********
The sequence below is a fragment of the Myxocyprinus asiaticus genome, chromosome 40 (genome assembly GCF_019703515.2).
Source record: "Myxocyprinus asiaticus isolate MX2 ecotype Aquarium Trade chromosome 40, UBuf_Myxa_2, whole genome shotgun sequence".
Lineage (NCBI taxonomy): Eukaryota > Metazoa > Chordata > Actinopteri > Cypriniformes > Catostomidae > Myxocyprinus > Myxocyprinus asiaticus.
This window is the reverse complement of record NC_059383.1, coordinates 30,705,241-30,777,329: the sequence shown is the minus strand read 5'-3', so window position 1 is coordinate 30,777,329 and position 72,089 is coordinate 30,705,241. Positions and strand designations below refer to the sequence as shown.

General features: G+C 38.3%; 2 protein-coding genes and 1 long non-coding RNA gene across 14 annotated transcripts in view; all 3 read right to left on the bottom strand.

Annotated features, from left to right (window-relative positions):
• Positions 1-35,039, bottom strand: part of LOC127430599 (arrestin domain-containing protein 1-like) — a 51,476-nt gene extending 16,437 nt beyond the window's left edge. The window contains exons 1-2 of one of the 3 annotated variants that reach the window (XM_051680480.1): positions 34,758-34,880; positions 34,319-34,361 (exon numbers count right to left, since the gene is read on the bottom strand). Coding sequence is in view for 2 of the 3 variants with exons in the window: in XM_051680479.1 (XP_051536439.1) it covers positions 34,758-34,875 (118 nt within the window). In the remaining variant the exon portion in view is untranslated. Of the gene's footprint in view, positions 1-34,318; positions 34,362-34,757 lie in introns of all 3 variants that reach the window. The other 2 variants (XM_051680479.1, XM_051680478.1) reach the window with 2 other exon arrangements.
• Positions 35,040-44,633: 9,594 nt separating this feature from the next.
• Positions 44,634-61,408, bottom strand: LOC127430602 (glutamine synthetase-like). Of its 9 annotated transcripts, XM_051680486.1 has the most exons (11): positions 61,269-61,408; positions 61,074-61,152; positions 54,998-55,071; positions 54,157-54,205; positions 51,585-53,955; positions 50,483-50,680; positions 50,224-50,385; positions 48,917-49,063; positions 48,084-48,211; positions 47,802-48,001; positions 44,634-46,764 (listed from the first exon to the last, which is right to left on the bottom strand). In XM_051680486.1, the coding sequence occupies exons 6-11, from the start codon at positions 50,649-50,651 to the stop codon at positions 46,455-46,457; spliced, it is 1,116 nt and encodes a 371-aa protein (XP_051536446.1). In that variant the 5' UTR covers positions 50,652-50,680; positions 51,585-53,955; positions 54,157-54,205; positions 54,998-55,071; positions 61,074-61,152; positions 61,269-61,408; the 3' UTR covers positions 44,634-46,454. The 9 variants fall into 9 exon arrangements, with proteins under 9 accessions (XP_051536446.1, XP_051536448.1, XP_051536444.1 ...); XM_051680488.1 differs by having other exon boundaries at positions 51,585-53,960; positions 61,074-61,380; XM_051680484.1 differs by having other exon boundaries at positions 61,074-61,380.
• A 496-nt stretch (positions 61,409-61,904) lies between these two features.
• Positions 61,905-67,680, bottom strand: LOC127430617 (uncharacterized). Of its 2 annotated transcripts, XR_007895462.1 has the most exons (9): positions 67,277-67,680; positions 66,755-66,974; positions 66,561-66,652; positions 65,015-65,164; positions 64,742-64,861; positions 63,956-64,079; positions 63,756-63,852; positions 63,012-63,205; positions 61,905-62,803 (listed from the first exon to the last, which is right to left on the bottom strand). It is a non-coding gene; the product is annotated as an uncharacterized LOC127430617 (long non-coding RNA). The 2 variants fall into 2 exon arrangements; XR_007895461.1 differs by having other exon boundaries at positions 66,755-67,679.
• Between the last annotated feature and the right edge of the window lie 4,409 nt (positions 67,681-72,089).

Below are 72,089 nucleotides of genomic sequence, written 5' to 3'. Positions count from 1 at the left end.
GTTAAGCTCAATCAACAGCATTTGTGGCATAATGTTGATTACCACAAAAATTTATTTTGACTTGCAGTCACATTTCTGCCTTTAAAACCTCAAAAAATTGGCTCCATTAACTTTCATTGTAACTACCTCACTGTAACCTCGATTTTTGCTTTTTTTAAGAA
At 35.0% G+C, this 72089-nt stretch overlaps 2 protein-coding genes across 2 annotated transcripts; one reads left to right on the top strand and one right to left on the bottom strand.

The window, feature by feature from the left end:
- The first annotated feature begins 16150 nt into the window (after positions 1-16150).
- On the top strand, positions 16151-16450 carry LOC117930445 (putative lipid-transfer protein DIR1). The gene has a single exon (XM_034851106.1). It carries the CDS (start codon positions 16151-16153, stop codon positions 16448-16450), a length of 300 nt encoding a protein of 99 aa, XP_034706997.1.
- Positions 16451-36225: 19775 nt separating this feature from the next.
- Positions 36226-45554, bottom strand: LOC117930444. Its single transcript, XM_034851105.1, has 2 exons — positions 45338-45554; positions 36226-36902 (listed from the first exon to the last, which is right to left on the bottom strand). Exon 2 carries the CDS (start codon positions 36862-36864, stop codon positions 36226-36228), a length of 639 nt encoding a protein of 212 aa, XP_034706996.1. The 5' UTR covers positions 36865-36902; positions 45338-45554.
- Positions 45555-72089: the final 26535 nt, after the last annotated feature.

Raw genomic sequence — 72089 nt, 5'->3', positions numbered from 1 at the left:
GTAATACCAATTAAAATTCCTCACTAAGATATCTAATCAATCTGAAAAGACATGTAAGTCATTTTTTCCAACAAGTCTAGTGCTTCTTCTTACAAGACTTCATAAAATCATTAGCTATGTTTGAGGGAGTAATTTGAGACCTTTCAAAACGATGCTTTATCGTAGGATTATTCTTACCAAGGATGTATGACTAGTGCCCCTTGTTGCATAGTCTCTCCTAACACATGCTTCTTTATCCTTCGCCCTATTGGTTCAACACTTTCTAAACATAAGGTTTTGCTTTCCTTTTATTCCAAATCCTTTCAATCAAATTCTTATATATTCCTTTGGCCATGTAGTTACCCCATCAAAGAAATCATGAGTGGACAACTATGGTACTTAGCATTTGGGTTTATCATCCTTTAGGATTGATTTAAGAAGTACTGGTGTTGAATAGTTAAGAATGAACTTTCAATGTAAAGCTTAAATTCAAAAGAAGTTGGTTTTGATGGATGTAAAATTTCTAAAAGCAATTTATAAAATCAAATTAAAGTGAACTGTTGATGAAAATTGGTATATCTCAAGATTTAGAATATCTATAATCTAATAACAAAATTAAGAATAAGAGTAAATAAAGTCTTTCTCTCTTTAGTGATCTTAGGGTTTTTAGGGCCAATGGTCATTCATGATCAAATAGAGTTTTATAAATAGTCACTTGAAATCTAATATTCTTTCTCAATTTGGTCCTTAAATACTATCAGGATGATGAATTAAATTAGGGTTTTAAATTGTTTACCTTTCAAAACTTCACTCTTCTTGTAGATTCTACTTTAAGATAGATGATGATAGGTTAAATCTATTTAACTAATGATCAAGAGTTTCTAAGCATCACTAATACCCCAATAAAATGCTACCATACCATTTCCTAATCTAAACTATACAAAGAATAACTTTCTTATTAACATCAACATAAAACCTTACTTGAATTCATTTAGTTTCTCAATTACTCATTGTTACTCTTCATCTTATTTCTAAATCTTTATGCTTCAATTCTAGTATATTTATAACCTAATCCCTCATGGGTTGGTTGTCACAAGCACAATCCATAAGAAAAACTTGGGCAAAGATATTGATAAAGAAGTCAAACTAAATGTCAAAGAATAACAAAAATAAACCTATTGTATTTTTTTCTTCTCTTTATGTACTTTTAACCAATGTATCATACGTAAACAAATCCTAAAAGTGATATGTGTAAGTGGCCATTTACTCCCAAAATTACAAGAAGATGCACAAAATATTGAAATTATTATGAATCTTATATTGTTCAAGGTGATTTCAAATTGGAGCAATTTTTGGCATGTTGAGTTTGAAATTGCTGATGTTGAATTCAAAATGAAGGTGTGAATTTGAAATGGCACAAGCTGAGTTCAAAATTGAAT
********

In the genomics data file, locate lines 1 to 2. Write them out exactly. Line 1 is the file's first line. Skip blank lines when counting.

The sequence below is a fragment of the Myxocyprinus asiaticus genome, chromosome 40 (genome assembly GCF_019703515.2).
Source record: "Myxocyprinus asiaticus isolate MX2 ecotype Aquarium Trade chromosome 40, UBuf_Myxa_2, whole genome shotgun sequence".